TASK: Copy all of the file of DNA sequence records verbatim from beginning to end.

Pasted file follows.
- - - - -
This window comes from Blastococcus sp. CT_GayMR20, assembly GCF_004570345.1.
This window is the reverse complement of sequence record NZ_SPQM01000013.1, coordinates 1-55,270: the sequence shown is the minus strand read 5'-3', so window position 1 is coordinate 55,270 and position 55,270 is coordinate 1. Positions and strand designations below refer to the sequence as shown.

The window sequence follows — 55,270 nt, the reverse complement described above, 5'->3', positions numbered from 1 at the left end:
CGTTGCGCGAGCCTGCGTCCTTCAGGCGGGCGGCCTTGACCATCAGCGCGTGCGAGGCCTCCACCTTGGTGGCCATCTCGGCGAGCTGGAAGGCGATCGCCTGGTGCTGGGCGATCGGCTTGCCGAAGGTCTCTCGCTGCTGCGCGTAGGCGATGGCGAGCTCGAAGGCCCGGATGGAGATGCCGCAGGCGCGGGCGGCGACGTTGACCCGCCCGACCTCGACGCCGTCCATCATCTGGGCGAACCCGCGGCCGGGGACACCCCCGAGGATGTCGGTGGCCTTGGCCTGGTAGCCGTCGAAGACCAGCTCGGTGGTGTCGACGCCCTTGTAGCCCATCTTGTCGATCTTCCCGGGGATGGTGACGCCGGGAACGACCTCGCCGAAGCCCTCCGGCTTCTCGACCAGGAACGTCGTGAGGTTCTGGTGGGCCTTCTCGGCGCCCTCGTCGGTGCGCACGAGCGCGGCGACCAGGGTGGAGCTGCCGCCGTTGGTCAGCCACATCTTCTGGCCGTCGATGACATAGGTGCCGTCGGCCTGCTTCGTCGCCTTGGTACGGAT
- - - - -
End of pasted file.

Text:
This window comes from Blastococcus sp. CT_GayMR20, assembly GCF_004570345.1.
This window is the reverse complement of sequence record NZ_SPQM01000013.1, coordinates 1-55,270: the sequence shown is the minus strand read 5'-3', so window position 1 is coordinate 55,270 and position 55,270 is coordinate 1. Positions and strand designations below refer to the sequence as shown.

The window sequence follows — 55,270 nt, the reverse complement described above, 5'->3', positions numbered from 1 at the left end:
CGTTGCGCGAGCCTGCGTCCTTCAGGCGGGCGGCCTTGACCATCAGCGCGTGCGAGGCCTCCACCTTGGTGGCCATCTCGGCGAGCTGGAAGGCGATCGCCTGGTGCTGGGCGATCGGCTTGCCGAAGGTCTCTCGCTGCTGCGCGTAGGCGATGGCGAGCTCGAAGGCCCGGATGGAGATGCCGCAGGCGCGGGCGGCGACGTTGACCCGCCCGACCTCGACGCCGTCCATCATCTGGGCGAACCCGCGGCCGGGGACACCCCCGAGGATGTCGGTGGCCTTGGCCTGGTAGCCGTCGAAGACCAGCTCGGTGGTGTCGACGCCCTTGTAGCCCATCTTGTCGATCTTCCCGGGGATGGTGACGCCGGGAACGACCTCGCCGAAGCCCTCCGGCTTCTCGACCAGGAACGTCGTGAGGTTCTGGTGGGCCTTCTCGGCGCCCTCGTCGGTGCGCACGAGCGCGGCGACCAGGGTGGAGCTGCCGCCGTTGGTCAGCCACATCTTCTGGCCGTCGATGACATAGGTGCCGTCGGCCTGCTTCGTCGCCTTGGTACGGAT